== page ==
Assessment of liver stiffness in patients with HCV and mixed cryoglobulinemia undergoing rituximab treatment

2014 Journal of translational medicine 12;1 (21)

INTRODUCTION: Mixed cryoglobulinemia (MC) is a HCV-related lymphoproliferative disorder generally associated with advanced liver disease. Liver stiffness has been significantly correlated with histopathological stage of fibrosis. Moreover, it was influenced by necroinflammatory activity. Rituximab (RTX) is a chimeric anti-CD20 monoclonal antibody inducing transient B lymphocytes depletion that was shown to be useful and safe in the majority of HCV MC patients, leading also to improvement of cirrhotic syndrome. Aim of this study was to evaluate the modifications of liver stiffness following RTX treatment in HCV-related MC patients. MATERIALS AND METHODS: Fourteen consecutive patients (10 F, 4 M; mean age 60.43 +/- 43) with HCV-related chronic hepatitis (n = 10) or cirrhosis (n = 4) and MC, eligible for RTX treatment, were prospectively enrolled. Intravenous injection of 1 g of RTX was performed at day 0 and at day 15. Assessment of stiffness was carried out by Fibroscan (Echosens, Paris-France) at baseline, 15 days after the first infusion, and at month 1, 3 and 6 after therapy. RESULTS: MC symptoms significantly improved during the study, especially during the first 3 months. Liver stiffness observed 3 months after treatment was significantly reduced when compared with pre-treatment values (p = 0.01). This difference disappeared after 6 months of follow-up. Cytofluorimetric analysis showed a decrease of CD19+ peripheral blood cells, with the nadir at month 3 after therapy and B cell compartment reconstitution after 6 months. CONCLUSION: This study, for the first time showed that RTX-treatment in HCV-related MC induces a reduction of liver stiffness that is strictly associated with the B-cell depletion.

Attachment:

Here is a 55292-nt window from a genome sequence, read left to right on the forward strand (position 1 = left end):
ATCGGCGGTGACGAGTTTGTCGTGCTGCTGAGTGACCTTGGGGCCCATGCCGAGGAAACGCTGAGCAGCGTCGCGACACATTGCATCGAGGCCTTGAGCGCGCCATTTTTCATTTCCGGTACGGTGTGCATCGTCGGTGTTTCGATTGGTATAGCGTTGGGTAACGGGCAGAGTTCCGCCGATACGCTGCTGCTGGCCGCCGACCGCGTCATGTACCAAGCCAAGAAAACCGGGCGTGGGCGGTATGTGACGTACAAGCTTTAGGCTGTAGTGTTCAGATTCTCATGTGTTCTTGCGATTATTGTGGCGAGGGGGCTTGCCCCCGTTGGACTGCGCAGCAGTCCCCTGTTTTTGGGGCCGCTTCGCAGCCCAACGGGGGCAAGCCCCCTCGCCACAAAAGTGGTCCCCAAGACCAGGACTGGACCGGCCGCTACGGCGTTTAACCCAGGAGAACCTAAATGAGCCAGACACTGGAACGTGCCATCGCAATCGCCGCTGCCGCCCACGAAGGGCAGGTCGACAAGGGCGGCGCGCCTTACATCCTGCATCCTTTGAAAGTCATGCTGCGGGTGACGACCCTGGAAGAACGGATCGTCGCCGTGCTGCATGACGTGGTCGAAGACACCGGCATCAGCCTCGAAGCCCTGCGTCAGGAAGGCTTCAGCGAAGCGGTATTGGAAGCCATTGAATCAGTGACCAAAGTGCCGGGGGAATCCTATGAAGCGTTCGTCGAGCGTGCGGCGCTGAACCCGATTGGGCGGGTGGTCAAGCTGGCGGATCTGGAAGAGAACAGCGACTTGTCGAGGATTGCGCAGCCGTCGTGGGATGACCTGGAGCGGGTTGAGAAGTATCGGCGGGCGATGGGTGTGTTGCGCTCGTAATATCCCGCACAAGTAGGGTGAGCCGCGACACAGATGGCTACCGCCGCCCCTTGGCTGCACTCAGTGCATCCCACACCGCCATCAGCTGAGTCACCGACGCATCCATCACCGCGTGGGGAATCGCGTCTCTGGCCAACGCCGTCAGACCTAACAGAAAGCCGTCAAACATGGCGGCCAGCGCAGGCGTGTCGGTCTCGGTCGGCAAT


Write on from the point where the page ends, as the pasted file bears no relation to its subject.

Pubmed : 24456582